Leopards in the Temple

Is Your Dialectic Sufficiently Dialectical?
New books dissected over email.
June 5 2002 4:33 PM

Leopards in the Temple

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Dear Chris,

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I'm intrigued, and halfway persuaded, by your diagnosis of the postwar malaise as being caused by the loss of social meaning. Forgive me for sounding like an old-school Oxford philosopher, but doesn't a lot depend on what we mean by meaning? Or, to shift into (for me, at least) a more congenial idiom, I'm not sure that your dialectic is sufficiently dialectical.

The war and its aftermath, following the expansion of governmental authority during the New Deal, undoubtedly brought greater regimentation to American life. The standardization of experience by consumerism, the "scaling up" of corporations, the professional and geographical mobility fostered by the GI Bill and the Interstate highways imperiled older, smaller forms of solidarity based on extended family, local custom, ethnicity, etc. (Of course, this was less a singular historical event than an especially dramatic episode in the still unfinished epic of American capitalism.) There were certainly writers—right, left, and center—for whom the rise of what they sometimes called mass civilization in the United States appeared to be an unalloyed catastrophe. There were others—you mention Malamud and Kerouac, a wonderfully serendipitous pairing that would never have occurred to me before reading Leopards in the Temple, and that now seems, thanks to you and Dickstein, to make absolute intuitive sense—who looked back on the affective bonds of (in their cases immigrant Jewish and working-class Catholic) family life with desperate nostalgia.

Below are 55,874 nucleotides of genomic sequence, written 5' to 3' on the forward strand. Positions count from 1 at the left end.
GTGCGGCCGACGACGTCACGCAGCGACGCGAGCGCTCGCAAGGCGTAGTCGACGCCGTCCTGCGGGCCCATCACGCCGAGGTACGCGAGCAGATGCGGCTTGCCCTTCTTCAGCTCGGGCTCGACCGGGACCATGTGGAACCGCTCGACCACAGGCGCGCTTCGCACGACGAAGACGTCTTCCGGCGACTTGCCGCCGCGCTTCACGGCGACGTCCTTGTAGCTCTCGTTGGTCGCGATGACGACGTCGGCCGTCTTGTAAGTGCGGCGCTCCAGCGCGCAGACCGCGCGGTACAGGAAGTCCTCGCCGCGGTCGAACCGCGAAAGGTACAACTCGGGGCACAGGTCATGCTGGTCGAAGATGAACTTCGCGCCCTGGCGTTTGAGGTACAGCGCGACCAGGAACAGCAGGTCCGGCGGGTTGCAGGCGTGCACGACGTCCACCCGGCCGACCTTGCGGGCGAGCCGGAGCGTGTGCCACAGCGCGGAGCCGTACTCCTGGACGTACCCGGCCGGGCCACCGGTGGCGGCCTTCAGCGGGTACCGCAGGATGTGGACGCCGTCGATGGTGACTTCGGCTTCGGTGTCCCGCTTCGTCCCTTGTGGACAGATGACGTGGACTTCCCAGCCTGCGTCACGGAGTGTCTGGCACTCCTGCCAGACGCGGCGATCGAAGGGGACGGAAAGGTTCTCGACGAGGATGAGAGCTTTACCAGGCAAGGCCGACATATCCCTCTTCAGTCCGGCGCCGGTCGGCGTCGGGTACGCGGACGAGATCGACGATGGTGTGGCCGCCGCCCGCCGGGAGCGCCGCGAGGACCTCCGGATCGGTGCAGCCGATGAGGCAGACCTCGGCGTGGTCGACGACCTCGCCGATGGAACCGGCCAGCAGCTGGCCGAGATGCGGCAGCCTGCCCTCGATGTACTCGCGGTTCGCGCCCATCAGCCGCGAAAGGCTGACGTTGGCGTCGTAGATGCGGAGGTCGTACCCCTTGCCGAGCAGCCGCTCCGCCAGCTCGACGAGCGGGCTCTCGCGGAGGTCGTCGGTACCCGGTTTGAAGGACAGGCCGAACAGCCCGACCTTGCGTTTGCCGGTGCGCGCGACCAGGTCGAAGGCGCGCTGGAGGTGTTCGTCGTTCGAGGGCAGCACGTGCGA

But if races don't write novels, then neither do implacable historical forces, and the careers of many of these writers tell a story as ambiguous—as dialectical—as the novels themselves. Why didn't Kerouac stay in Lowell with his beloved mother and brothers? Because ambition—individual and familial—propelled him to prep school and then to Columbia. John Updike quit Shillington, Pa., for Harvard and The New Yorker. James Baldwin, on Sundays a star boy preacher in Harlem, was during the week a student at DeWitt Clinton High School, where he found the friends and teachers who would later propel him into the orbit of Commentary, Partisan Review, and the New Leader.

In other words, one of the things that alienated these writers—that uprooted them from the meaning-rich worlds of their childhoods—was their own ambition, an ambition that was moreover often sanctioned and fed within those very worlds. (This, in effect, is the predicament that has sustained Philip Roth through much of his career.) Yes, they experienced a loss of stability, of meaning, but they also experienced an intoxicating liberation. What are the first paragraphs of Augie March—a novel Dickstein stakes past, perhaps because it doesn't conform to his thesis as well as the books that Bellow wrote before and after—but a fervid and entirely sincere, declaration of independence?

I am an American, Chicago born—Chicago, that somber city—and go at things as I have taught myself, free-style, and will make the record in my own way: first to knock, first admitted: sometimes an innocent knock, sometimes not so innocent. But a man's character is his fate, says Heraclitus, and in the end there isn't any way to disguise the nature of the knocks by acoustical work on the door or gloving the knuckles.